Ian Clement, Boris Johnson’s Deputy Mayor for Government and External Relations, has resigned after “the discovery of further discrepancies in the use of his corporate credit card”.
Last week Johnson was forced to endure an embarrassing cross examination on Clement’s use of the taxpayer funded card for personal purchases. The issue is all the more humiliating for the Mayor given his track record in availing himself of every opportunity to repeat accusations of wrongdoing or slack procedures during his predecessor’s term of office.
The misuse of the card was first revealed by the Guardian newspaper earlier this month. On Tuesday City Hall published full details of the unauthorised expenditure but was keen to point out Clement always repaid the costs of the items and made no personal gain from the transactions.
During Wednesday’s Mayor’s Question Time Johnson attempted to distance himself from the unsanctioned use of the card and volunteered Clement to appear before the Assembly to account for his actions.
This afternoon Johnson’s office released a short statement: “Ian Clement, Deputy Mayor for Government and External Relations, has resigned from the Greater London Authority (GLA) with immediate effect. He tendered his resignation to the Mayor of London this morning following the discovery of further discrepancies in the use of his corporate credit card. The Mayor has accepted Mr Clement’s resignation. His position will be filled in due course.”
City Hall has released Clement’s resignation letter and the Mayor’s response:
City Hall has released the text of Clement’s resignation letter and the Mayor’s response:
Having considered my position over the weekend and in light of our conversation this morning I am formally tendering my resignation as Deputy Mayor for Government and External Relations.
It has been a pleasure to work for you and I am sorry that I have let you down and deflected away from the excellent work you and indeed your team are doing in delivering for Londoners.
Thank you for your letter of resignation, which I accept with immediate effect.
As you know, I was extremely angry at the liberties you took with your corporate credit card; but last week I made the essential distinction between behaviour that is crass and anything that amounts to dishonesty or deception. In the light of the further discrepancies in your expenses that have emerged this morning, it is clear to both of us that your position is untenable.
Thank you for all your hard work in the year you have spent here. You played a major part in helping to extend the Freedom Pass for 24 hours across London, and in pioneering Open London, and in launching the City Charter.
Mayor of London
In the past few days it has been increasingly difficult to find anyone within Johnson’s administration who expected Clement to remain in post. Senior figures have been openly briefing that his days were numbered given the depth of Johnson’s embarrassment over the incident.
Despite the ‘deputy mayor’ title, Clement’s true position within City Hall was that of salaried staff member. The 1999 Greater London Authority Act allows the Mayor to appoint a maximum of 12 staff to deliver his policies for London – referred to as ‘section 67 appointments’ after the enabling clause of the Act.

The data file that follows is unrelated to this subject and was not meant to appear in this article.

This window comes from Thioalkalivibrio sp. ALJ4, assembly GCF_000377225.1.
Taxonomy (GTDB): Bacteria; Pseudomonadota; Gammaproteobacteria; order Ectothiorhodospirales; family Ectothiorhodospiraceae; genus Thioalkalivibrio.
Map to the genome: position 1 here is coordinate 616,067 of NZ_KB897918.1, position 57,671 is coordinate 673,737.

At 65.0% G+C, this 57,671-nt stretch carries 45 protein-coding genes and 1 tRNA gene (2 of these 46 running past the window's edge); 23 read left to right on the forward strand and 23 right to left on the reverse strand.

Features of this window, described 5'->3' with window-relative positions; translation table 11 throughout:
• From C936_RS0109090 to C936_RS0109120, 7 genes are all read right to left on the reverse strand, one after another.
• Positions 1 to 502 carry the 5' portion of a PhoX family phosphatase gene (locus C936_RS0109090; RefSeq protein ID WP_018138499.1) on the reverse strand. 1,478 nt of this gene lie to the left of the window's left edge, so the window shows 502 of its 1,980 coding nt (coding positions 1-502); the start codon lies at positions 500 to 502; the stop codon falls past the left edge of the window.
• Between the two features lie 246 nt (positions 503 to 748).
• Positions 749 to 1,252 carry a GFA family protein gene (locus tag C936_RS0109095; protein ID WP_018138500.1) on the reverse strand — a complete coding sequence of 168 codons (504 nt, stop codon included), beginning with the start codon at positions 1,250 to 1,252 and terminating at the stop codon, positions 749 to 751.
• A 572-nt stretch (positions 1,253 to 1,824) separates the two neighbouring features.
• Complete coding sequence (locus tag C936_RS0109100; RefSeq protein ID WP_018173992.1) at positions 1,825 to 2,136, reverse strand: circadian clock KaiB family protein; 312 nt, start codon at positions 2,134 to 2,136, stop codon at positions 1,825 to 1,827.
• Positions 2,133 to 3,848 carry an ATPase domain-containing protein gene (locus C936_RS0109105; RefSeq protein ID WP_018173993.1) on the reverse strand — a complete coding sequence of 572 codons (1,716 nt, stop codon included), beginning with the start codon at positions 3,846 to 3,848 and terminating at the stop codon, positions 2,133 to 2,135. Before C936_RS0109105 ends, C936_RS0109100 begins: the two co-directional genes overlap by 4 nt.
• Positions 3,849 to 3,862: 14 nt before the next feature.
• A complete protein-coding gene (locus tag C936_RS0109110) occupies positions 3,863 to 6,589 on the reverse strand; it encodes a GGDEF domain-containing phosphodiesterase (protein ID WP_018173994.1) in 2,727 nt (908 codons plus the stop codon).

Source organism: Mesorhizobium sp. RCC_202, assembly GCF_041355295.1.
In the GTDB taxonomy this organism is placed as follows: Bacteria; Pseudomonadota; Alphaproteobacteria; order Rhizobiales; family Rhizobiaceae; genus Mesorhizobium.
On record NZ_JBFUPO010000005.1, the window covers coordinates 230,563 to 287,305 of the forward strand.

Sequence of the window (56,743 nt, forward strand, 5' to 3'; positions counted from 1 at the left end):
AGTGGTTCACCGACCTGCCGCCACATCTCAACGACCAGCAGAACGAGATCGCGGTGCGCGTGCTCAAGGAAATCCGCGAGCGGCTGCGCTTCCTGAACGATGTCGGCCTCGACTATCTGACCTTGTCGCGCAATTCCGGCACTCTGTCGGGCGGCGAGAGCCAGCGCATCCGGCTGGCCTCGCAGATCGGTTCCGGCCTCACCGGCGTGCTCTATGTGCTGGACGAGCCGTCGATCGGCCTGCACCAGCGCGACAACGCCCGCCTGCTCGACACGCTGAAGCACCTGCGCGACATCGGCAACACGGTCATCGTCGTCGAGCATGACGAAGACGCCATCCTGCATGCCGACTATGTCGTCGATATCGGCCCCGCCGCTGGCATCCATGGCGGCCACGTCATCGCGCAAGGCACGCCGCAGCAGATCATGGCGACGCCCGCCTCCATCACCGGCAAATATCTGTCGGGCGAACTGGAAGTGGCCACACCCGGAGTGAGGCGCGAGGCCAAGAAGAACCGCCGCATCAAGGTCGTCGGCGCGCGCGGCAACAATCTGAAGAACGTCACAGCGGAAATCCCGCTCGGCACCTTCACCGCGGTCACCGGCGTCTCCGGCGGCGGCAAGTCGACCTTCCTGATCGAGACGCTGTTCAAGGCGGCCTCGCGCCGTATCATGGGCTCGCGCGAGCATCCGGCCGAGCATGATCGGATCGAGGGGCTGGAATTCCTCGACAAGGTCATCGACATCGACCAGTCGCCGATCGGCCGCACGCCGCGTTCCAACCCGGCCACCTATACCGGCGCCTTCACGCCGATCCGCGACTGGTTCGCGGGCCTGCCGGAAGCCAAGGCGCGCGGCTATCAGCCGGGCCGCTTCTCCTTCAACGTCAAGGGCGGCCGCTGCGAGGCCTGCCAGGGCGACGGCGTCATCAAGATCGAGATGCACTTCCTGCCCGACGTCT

In what was widely seen as an attempt to confuse Londoners as to the true nature of those he delegated his powers to, Johnson opted to grant a number of staff members the “bauble” title of deputy mayor.
The departure of Clement follows the resignations of Deputy Chief of Staff James McGrath and ‘deputy mayor’ Ray Lewis. The departure of Lewis highlighted the folly of granting such a misunderstood title, with articles in both the UK and international press referring to the ‘deputy mayor of London’.
Johnson has also had to endure the resignation of ‘first deputy mayor’ Time Parker who resigned after it was decided he would not chair Transport for London. At the time Parker said: “…it would not be appropriate for an unelected official to chair a body which is responsible for most of the money and a large part of the brief of an elected Mayor. I also agree with the Mayor that my position as adviser does not justify my full time and exclusive commitment to the Greater London Authority, or the title of First Deputy Mayor. We have therefore decided to adjust the management structure and abolish that position.”
Responding to Clement’s departure, Jennette Arnold AM, Chair of the London Assembly Business Management and Administration Committee (BMAC) said: “Ian Clement’s repeated misuse of his City Hall credit card was clearly a serious breach of Greater London Authority rules for which he has answered with his job.”
“However, Mr Clement’s resignation cannot be considered an end to the matter. Serious questions remain about how long the misuse of the card continued, apparently undetected, and the type of expenditure that was charged to the GLA without being repaid. These issues will be pursued by Assembly Members at Wednesday’s meeting of BMAC, where we will question the Mayor’s Chief of Staff Sir Simon Milton and GLA Executive Director of Resources Martin Clarke.”
Mike Tuffrey, the leader of the Liberal Democrat London Assembly Group, said today’s departure “was inevitable”. Tuffrey also said the Mayor had “three fundamental questions” he must answer:
“Firstly, over a period of nine months Ian Clement repeatedly broke City Hall rules about personal spending. Why did Boris Johnson allow this to take place?”
“Secondly, is Boris Johnson still allowing his senior staff to bill taxpayers for taking each other out to lunch and dinner?”
“Thirdly, will Boris Johnson now agree to publish the full expense details of all of his senior staff? Only this step will allow the public to judge what type of regime the Mayor is really running at City Hall.”